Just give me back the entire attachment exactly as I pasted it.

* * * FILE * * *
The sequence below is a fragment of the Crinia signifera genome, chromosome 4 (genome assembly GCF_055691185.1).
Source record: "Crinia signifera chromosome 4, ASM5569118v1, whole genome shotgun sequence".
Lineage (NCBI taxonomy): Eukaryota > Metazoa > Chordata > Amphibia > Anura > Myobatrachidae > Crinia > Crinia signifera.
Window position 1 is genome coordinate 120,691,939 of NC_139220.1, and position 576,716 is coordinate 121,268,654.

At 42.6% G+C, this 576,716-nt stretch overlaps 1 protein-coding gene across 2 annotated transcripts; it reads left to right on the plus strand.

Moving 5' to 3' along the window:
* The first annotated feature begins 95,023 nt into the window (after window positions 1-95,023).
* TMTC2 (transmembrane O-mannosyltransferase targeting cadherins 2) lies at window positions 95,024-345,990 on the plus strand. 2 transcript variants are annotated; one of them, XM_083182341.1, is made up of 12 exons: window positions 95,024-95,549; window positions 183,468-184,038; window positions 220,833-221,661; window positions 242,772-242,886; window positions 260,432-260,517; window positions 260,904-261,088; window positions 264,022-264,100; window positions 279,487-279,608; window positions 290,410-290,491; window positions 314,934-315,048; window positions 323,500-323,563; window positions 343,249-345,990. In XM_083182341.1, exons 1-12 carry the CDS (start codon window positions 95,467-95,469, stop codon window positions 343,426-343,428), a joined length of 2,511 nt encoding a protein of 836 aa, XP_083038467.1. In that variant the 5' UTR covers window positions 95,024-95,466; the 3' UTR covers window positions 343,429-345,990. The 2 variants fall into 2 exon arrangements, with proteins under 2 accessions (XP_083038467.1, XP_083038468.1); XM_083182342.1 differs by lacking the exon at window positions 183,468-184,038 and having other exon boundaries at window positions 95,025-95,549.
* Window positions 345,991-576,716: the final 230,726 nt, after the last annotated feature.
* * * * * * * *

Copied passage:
The sequence below is a fragment of the Crinia signifera genome, chromosome 4 (genome assembly GCF_055691185.1).
Source record: "Crinia signifera chromosome 4, ASM5569118v1, whole genome shotgun sequence".
Lineage (NCBI taxonomy): Eukaryota > Metazoa > Chordata > Amphibia > Anura > Myobatrachidae > Crinia > Crinia signifera.
Window position 1 is genome coordinate 120,691,939 of NC_139220.1, and position 576,716 is coordinate 121,268,654.

At 42.6% G+C, this 576,716-nt stretch overlaps 1 protein-coding gene across 2 annotated transcripts; it reads left to right on the plus strand.

Moving 5' to 3' along the window:
* The first annotated feature begins 95,023 nt into the window (after window positions 1-95,023).
* TMTC2 (transmembrane O-mannosyltransferase targeting cadherins 2) lies at window positions 95,024-345,990 on the plus strand. 2 transcript variants are annotated; one of them, XM_083182341.1, is made up of 12 exons: window positions 95,024-95,549; window positions 183,468-184,038; window positions 220,833-221,661; window positions 242,772-242,886; window positions 260,432-260,517; window positions 260,904-261,088; window positions 264,022-264,100; window positions 279,487-279,608; window positions 290,410-290,491; window positions 314,934-315,048; window positions 323,500-323,563; window positions 343,249-345,990. In XM_083182341.1, exons 1-12 carry the CDS (start codon window positions 95,467-95,469, stop codon window positions 343,426-343,428), a joined length of 2,511 nt encoding a protein of 836 aa, XP_083038467.1. In that variant the 5' UTR covers window positions 95,024-95,466; the 3' UTR covers window positions 343,429-345,990. The 2 variants fall into 2 exon arrangements, with proteins under 2 accessions (XP_083038467.1, XP_083038468.1); XM_083182342.1 differs by lacking the exon at window positions 183,468-184,038 and having other exon boundaries at window positions 95,025-95,549.
* Window positions 345,991-576,716: the final 230,726 nt, after the last annotated feature.